12. kostendorf

    kostendorf

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    now i understand the handel Iceman
     
  13. foodpump

    foodpump

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    No... you're right, tats have been around for a few centuries--it's just that visible tats were not socially accepted.

    One of my favorite books in "the throne room" is a circa 1910 reprint of a "saloon and hotel supplies".  Among the manualy operated ice cutting machine and bar mounted cigarette lighers that used gasoline and 12 volt electrical system, is, close to thirty pages of spitoon and cuspidor models.  I forget which is specifically made for floors, and which is for tabletops.  I'm left to assume that spitting and horking in public was socially accepted up until about the 1940's. Then again, I do know for a fact that it was socially accepted that women were incapable of voting (or holding public office, for that matter) up until the--what--1920's?

    What is accepted now, might not be accepted in 10 or 20 years from now....
     
  14. iceman

    iceman

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    Actually NO, it's really got nothing to do with hockey.  But I can understand why you would think that it does.  "Iceman" was my call-name when I was in the NAVY.  It was, LOL, before the movie. 
    "Socially accepted" is an interesting idea.  It's accepted or not, depending on which side of the glass you are looking at it from, and the color of glass you are looking through.  Because something is not acceptable to You, please do not think that you are speaking for all of society.   Society is considerably elastic; bendy, stretchy, twisty and very flexible.   The view of the world can be very different depending on from where you are looking.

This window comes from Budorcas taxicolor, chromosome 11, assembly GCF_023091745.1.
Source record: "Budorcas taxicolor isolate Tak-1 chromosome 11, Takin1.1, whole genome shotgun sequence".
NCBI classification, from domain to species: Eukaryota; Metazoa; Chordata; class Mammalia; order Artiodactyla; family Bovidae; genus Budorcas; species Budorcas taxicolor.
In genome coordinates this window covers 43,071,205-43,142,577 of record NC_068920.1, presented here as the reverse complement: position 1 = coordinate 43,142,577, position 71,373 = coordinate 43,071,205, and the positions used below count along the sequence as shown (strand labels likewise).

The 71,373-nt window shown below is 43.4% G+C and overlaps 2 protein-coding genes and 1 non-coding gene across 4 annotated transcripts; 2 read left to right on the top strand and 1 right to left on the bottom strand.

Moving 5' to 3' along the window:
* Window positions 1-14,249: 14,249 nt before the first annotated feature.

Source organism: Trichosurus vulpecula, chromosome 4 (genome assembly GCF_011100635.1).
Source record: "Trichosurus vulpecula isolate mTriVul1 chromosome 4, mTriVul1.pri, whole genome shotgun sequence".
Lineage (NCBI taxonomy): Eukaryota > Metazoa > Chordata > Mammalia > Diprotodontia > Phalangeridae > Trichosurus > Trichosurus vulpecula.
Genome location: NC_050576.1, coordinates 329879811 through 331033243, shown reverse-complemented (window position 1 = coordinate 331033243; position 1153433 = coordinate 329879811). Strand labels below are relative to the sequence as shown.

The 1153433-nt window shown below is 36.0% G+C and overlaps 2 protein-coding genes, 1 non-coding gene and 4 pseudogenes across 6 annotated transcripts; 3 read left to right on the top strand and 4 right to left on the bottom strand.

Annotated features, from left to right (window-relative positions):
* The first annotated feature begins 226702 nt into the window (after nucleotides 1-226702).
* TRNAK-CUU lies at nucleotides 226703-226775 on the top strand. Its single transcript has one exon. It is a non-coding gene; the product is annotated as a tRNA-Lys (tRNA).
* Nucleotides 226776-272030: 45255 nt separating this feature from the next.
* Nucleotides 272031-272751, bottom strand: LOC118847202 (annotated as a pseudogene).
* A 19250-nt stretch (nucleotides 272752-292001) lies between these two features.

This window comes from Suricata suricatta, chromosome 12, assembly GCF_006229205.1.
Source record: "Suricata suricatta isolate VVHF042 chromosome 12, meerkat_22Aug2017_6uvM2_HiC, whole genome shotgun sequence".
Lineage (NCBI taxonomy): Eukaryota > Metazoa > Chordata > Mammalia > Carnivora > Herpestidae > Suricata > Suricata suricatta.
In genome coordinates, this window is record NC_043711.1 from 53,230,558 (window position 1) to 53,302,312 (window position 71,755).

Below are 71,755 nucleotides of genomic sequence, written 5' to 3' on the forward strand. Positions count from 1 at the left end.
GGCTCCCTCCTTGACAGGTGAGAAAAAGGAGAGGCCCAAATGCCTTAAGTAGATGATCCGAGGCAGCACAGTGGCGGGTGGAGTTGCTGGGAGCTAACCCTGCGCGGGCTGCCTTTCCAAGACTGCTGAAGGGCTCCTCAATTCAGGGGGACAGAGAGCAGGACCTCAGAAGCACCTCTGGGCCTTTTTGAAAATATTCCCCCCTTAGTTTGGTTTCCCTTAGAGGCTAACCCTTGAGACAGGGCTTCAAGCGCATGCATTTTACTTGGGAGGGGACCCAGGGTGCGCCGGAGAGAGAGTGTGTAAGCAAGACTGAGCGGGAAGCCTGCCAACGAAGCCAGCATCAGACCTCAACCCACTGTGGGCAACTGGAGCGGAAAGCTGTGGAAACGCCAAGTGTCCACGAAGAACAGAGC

Last edited: Mar 8, 2013
  15. petemccracken

    petemccracken

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    And in the food service game, the view of the majority of the customers sometimes overrides the views of the chef /img/vbsmilies/smilies/crazy.gif
     
  16. iceman

    iceman

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    Who's "majority of customers"?!?   Just because the majority of YOUR customers maybe don't like tattoos, and maybe some other chef's customers might not like them doesn't mean anything whatsoever about the majority of customers somewhere else after that.   Do you actually go out and ask the majority of your customers what they think about tattoos ... or do you leave them be, and project your opinion on what you think they will feel?!?   Just maybe they really don't care a rat's tail bit about whether their chef has any body art ... and are only concerned about how good the dish is that they will hopefully be enjoying, and then paying for. 
     
    Last edited: Mar 8, 2013
  17. foodpump

    foodpump

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    Mmmm.. what was the Navy's opinion of visible tats?  On officers?
     
  18. squirrelrj

    squirrelrj Banned

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    Don't know about officers, but no tattoo's on head/neck/face in the Navy.
     
  19. iceman

    iceman

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    Hey Squirrel, 

    Are you a armed forces veteran?  I don't think I could name more than a dozen guys I knew that didn't have a tattoo, officers included.  NO, I don't remember any neck or face tattoos, but lots of arms and chests.  Tattoos have nothing to do in any way with quality of work performed, or services provided. 
     
  20. foodpump

    foodpump

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    Fair enough.  I don't think any employer--myself included--cares-or should care- about what's under normal working clothes.  It's the visible tats that are really concerning.